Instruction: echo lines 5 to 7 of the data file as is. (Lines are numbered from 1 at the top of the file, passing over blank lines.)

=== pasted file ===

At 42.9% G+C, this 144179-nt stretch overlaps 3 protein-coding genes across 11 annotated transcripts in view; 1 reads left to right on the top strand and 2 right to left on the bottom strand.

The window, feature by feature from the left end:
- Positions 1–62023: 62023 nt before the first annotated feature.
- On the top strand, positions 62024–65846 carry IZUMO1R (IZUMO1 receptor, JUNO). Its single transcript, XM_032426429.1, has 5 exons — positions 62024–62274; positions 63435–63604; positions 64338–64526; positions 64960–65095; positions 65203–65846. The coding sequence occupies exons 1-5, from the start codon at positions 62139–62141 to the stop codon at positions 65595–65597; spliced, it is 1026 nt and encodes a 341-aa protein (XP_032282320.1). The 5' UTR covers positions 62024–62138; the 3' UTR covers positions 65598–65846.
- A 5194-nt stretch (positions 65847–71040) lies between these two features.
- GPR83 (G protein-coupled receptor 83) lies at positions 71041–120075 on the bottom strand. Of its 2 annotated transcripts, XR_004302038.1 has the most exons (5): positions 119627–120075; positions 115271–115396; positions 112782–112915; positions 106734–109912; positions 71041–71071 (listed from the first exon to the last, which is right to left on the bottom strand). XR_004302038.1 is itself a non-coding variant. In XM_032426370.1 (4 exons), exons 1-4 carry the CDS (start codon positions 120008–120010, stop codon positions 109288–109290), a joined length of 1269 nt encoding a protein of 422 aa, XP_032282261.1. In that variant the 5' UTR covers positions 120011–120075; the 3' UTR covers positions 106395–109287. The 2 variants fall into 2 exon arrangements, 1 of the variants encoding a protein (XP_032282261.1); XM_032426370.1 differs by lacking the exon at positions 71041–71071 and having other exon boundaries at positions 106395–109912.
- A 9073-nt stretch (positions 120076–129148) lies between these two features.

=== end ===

- A 5194-nt stretch (positions 65847–71040) lies between these two features.
- GPR83 (G protein-coupled receptor 83) lies at positions 71041–120075 on the bottom strand. Of its 2 annotated transcripts, XR_004302038.1 has the most exons (5): positions 119627–120075; positions 115271–115396; positions 112782–112915; positions 106734–109912; positions 71041–71071 (listed from the first exon to the last, which is right to left on the bottom strand). XR_004302038.1 is itself a non-coding variant. In XM_032426370.1 (4 exons), exons 1-4 carry the CDS (start codon positions 120008–120010, stop codon positions 109288–109290), a joined length of 1269 nt encoding a protein of 422 aa, XP_032282261.1. In that variant the 5' UTR covers positions 120011–120075; the 3' UTR covers positions 106395–109287. The 2 variants fall into 2 exon arrangements, 1 of the variants encoding a protein (XP_032282261.1); XM_032426370.1 differs by lacking the exon at positions 71041–71071 and having other exon boundaries at positions 106395–109912.
- A 9073-nt stretch (positions 120076–129148) lies between these two features.